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OPTP's Stretch Out Strap (about $16) is a patented stretching tool used in physical therapy offices across the country. The sturdy strap has 10 loops to gradually increase the depth of the stretch. An instructional booklet is included, and helpful videos on YouTube guide viewers through different routines.

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Menthol-based creams or balms, like Icy Hot ($6), can provide relief for aches and sprains following a particularly intense workout. Arnicare gel ($8) is a plant-based option with similar claims but no tingly sensation.

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For those who enjoy drinking protein shakes or taking other supplements before, during, or after a workout, a shaker cup such as a BlenderBottle comes in handy. The plastic bottles (starting at about $7) have a metal whisk inside to help evenly distribute powder throughout the drink.

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Keep an extra stick or spray bottle of deodorant in a gym bag for freshening up after a workout -- everyone around you will be thankful. Even if the gym has showers, a post-workout metabolism boost can lead to sweating after leaving the locker room.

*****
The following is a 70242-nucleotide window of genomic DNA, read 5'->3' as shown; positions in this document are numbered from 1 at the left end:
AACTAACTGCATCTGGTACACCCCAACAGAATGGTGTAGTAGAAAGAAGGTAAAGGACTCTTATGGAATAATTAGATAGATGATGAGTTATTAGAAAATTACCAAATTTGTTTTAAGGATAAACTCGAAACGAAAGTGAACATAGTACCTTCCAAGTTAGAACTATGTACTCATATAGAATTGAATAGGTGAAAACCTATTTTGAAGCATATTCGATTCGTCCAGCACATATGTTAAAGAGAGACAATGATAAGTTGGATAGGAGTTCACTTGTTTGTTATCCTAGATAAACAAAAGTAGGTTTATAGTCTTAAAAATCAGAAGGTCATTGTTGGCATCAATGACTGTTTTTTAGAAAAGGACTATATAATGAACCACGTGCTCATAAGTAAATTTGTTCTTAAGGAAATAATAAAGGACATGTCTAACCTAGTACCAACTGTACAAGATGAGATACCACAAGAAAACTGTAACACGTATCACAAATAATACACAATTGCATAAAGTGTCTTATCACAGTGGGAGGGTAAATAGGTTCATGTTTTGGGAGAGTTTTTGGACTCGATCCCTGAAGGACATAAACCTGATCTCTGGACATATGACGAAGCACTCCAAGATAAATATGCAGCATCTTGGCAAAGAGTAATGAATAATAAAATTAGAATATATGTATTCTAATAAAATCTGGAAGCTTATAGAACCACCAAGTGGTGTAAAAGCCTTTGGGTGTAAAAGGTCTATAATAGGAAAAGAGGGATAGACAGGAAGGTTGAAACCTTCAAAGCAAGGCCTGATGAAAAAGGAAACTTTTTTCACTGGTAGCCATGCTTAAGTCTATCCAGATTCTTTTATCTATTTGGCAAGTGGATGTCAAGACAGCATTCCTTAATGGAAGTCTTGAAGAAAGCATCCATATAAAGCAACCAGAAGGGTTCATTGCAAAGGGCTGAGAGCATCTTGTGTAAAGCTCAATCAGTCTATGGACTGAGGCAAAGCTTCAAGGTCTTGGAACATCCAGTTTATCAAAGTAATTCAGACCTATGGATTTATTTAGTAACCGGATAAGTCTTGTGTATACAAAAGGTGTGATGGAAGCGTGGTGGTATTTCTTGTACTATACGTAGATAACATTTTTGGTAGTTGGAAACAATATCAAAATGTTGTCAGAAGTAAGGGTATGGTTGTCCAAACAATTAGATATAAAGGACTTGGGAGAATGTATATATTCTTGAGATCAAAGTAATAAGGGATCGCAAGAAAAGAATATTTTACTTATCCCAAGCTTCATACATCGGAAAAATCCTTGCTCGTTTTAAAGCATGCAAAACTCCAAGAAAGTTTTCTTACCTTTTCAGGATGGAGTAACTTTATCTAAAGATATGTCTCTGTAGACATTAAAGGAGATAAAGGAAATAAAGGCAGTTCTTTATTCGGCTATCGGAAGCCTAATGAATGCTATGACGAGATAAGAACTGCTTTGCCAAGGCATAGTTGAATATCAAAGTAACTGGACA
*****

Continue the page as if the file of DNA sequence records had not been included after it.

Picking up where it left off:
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An inexpensive alternative to exercise disks, multi-packs of reusable furniture movers cost about $15 and can be used for a variety of at-home workouts. They often have cushions that can help keep hands, knees, and feet comfortable.

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A basic high-density foam roller can help break up scar tissue and knots and often costs less than $10. Self-massage with a roller can also aid post-injury rehabilitation. Plus, it feels good.

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Bags of frozen veggies always work in a pinch. But reusable ice wraps are fairly cheap ($10 and up), provide a snug fit, and are easier to keep in place while standing or walking.

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Rather than grab a carb-loaded pastry after a morning workout, consider a protein bar or shake. Regardless of the potential muscle-building benefits of protein, it can certainly increase satiety.